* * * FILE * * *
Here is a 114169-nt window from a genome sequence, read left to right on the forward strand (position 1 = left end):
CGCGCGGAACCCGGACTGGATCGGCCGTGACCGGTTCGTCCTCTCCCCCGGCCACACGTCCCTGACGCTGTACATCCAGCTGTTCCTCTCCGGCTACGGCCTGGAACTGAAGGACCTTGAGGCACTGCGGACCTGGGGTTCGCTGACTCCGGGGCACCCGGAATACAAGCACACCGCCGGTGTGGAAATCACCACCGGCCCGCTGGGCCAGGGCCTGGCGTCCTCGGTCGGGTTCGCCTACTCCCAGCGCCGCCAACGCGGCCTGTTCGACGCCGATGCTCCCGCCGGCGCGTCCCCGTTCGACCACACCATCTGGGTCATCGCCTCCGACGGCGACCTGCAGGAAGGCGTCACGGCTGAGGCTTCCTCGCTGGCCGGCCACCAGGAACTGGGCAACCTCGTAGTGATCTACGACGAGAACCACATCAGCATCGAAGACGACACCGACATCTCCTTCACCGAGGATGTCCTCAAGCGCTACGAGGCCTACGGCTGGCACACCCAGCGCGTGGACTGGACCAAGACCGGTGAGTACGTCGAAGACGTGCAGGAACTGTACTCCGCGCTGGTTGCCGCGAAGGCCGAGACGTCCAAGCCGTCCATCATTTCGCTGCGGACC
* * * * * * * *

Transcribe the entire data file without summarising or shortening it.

Here is a 114169-nt window from a genome sequence, read left to right on the forward strand (position 1 = left end):
CGCGCGGAACCCGGACTGGATCGGCCGTGACCGGTTCGTCCTCTCCCCCGGCCACACGTCCCTGACGCTGTACATCCAGCTGTTCCTCTCCGGCTACGGCCTGGAACTGAAGGACCTTGAGGCACTGCGGACCTGGGGTTCGCTGACTCCGGGGCACCCGGAATACAAGCACACCGCCGGTGTGGAAATCACCACCGGCCCGCTGGGCCAGGGCCTGGCGTCCTCGGTCGGGTTCGCCTACTCCCAGCGCCGCCAACGCGGCCTGTTCGACGCCGATGCTCCCGCCGGCGCGTCCCCGTTCGACCACACCATCTGGGTCATCGCCTCCGACGGCGACCTGCAGGAAGGCGTCACGGCTGAGGCTTCCTCGCTGGCCGGCCACCAGGAACTGGGCAACCTCGTAGTGATCTACGACGAGAACCACATCAGCATCGAAGACGACACCGACATCTCCTTCACCGAGGATGTCCTCAAGCGCTACGAGGCCTACGGCTGGCACACCCAGCGCGTGGACTGGACCAAGACCGGTGAGTACGTCGAAGACGTGCAGGAACTGTACTCCGCGCTGGTTGCCGCGAAGGCCGAGACGTCCAAGCCGTCCATCATTTCGCTGCGGACC